A number of early adopters have used the strategy of emulating their bar coding systems as a first step to understanding the physical or mechanical aspects of RFID. This is a first step to understanding how tags and readers work, antenna/reader placement, and how one should physically lay out an RFID system.
The following steps provide a good approach to an RFID implementation:
• Assemble a cross-functional RFID implementation team
• Assign an executive sponsor
• Identify the business problem(s) to be addressed
• Read, learn, communicate, educate
• Define project scope
• Identify key area(s) to target with pilot implementation
• Map existing processes that will be affected
• Identify key targets for process improvement or effectiveness of meeting compliance initiatives
• Prove out a few key learning outcomes
• Assess the ability of the solution to be scaled and deployed
• Pick product(s) to be tracked
• Characterize product readability with various tag technologies
• Research and interview key technology suppliers; this should include tags, readers, middleware, WMS, ERP product offerings
• Determine whether integration will be internal or outsourced
• Interview potential systems integrators
• Purchase sample equipment for internal evaluation
• Define the use of RFID data, and how you will use "new RFID data" in a familiar manner
• Define the pilot test, including site, product, methodology, and criteria for judging success
• Commence the pilot
• Monitor the progress. Be prepared to modify the pilot implementation in order to achieve optimized results—and be prepared to deal with the unexpected
• Watch for ways to change current processes during the course of the pilot
• Review results, share lessons learned
• Define improvements for next phase/pilot
• Remember that RFID is the enabler, not the total solution
We cannot stress enough, though, that each pilot will end up being a highly individualized experience based on your products, environment, systems capabilities, etc. So the information above represents one basic approach that can be considered. Of key importance is to use RFID suppliers with solid RFID track records whose products and services have been successfully used in real-world implementations. The experience of these "trusted advisors" can make or break the success of your pilot.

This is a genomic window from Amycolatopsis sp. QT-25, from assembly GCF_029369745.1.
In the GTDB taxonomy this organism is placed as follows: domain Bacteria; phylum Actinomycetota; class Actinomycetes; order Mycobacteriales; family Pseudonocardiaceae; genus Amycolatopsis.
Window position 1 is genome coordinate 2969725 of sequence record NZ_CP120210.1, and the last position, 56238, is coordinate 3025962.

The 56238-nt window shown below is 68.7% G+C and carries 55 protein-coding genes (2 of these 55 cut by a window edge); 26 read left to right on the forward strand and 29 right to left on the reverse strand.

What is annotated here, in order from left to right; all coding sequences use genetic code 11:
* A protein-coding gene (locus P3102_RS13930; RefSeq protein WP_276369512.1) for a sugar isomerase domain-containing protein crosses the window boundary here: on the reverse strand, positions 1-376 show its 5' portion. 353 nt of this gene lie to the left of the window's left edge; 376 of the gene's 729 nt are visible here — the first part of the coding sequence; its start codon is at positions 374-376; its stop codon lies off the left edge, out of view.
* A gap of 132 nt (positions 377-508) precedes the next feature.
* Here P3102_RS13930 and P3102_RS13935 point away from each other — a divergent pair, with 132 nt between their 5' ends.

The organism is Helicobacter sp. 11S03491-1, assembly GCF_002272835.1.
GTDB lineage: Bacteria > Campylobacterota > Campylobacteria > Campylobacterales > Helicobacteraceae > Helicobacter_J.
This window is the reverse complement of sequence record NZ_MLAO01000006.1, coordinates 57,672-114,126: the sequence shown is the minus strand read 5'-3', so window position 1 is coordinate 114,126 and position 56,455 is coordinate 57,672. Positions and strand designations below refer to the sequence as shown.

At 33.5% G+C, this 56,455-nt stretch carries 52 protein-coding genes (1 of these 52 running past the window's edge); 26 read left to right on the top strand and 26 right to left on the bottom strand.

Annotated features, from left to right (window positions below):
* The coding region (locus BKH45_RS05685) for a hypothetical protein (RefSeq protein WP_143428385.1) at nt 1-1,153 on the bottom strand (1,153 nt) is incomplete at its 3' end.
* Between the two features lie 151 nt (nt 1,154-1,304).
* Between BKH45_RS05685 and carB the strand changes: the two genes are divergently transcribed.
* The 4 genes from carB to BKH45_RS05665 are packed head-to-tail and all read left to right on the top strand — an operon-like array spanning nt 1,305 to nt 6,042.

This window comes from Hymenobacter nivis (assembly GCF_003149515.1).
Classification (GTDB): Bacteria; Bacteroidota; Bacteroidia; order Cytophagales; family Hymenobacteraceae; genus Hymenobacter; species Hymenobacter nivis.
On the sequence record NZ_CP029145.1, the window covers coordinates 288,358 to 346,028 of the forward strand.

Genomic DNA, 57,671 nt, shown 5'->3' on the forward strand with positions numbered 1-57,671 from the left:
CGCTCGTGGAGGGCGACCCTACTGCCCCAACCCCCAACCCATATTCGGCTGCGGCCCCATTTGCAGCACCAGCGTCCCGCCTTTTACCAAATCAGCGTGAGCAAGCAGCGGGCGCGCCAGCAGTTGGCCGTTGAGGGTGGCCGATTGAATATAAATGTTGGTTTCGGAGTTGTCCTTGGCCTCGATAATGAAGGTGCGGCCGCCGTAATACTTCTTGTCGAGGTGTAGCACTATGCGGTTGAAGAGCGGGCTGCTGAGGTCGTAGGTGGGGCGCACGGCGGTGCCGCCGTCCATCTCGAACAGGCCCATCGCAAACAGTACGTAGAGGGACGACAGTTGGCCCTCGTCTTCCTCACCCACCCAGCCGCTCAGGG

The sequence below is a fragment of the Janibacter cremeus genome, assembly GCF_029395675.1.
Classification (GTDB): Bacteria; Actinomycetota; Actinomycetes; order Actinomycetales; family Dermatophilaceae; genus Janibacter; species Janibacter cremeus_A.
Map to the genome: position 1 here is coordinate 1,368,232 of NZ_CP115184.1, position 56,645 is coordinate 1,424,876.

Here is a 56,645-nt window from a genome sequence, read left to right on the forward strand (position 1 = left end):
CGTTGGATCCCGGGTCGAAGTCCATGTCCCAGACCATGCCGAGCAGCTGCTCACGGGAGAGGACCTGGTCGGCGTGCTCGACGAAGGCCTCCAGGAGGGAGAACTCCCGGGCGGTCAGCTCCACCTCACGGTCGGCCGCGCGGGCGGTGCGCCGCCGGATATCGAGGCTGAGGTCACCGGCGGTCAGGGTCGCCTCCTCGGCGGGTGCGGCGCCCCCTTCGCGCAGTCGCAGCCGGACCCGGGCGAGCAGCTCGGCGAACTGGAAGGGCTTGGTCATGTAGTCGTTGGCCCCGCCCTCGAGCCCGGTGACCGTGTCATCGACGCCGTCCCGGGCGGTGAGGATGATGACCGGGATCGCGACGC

We have a number of RFID case studies located on our Web site at www.rfid.zebra.com. Many more companies have been forthcoming about their RFID experiences, including Wal-Mart and the DoD, so a good amount of material exists on successful implementations.
Another barometer to use is an RFID ROI calculator. EPCglobal has created one and it is available to members. This calculator allows companies to plug in information about profits, revenues, and operating costs and then determine the payback of reducing shrinkage, product diversion, counterfeiting, tracking and tracing, etc.—areas that RFID can improve. Such tools can provide companies with an overview of one-time benefits versus annually recurring benefits, and extrapolate the effects on the bottom line over a period, such as five years.